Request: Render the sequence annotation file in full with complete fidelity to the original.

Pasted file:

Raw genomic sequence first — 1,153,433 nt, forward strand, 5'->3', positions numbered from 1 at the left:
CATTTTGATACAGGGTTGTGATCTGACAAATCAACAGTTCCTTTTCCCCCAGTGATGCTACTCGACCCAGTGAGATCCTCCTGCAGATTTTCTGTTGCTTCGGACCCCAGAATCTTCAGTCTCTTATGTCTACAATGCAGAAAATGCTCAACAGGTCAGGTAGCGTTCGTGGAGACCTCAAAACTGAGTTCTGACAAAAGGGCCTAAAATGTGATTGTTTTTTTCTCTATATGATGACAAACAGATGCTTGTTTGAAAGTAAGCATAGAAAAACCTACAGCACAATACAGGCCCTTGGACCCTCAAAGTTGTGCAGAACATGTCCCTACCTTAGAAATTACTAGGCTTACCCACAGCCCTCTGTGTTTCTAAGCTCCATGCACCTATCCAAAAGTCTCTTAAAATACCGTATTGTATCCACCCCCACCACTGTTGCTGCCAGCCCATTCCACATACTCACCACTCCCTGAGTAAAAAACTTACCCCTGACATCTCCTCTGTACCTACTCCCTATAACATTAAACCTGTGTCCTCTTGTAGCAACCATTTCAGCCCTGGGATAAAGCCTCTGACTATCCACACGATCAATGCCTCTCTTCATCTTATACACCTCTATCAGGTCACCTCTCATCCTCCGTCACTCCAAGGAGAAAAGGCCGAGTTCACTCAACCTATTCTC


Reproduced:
Raw genomic sequence first — 1,153,433 nt, forward strand, 5'->3', positions numbered from 1 at the left:
CATTTTGATACAGGGTTGTGATCTGACAAATCAACAGTTCCTTTTCCCCCAGTGATGCTACTCGACCCAGTGAGATCCTCCTGCAGATTTTCTGTTGCTTCGGACCCCAGAATCTTCAGTCTCTTATGTCTACAATGCAGAAAATGCTCAACAGGTCAGGTAGCGTTCGTGGAGACCTCAAAACTGAGTTCTGACAAAAGGGCCTAAAATGTGATTGTTTTTTTCTCTATATGATGACAAACAGATGCTTGTTTGAAAGTAAGCATAGAAAAACCTACAGCACAATACAGGCCCTTGGACCCTCAAAGTTGTGCAGAACATGTCCCTACCTTAGAAATTACTAGGCTTACCCACAGCCCTCTGTGTTTCTAAGCTCCATGCACCTATCCAAAAGTCTCTTAAAATACCGTATTGTATCCACCCCCACCACTGTTGCTGCCAGCCCATTCCACATACTCACCACTCCCTGAGTAAAAAACTTACCCCTGACATCTCCTCTGTACCTACTCCCTATAACATTAAACCTGTGTCCTCTTGTAGCAACCATTTCAGCCCTGGGATAAAGCCTCTGACTATCCACACGATCAATGCCTCTCTTCATCTTATACACCTCTATCAGGTCACCTCTCATCCTCCGTCACTCCAAGGAGAAAAGGCCGAGTTCACTCAACCTATTCTC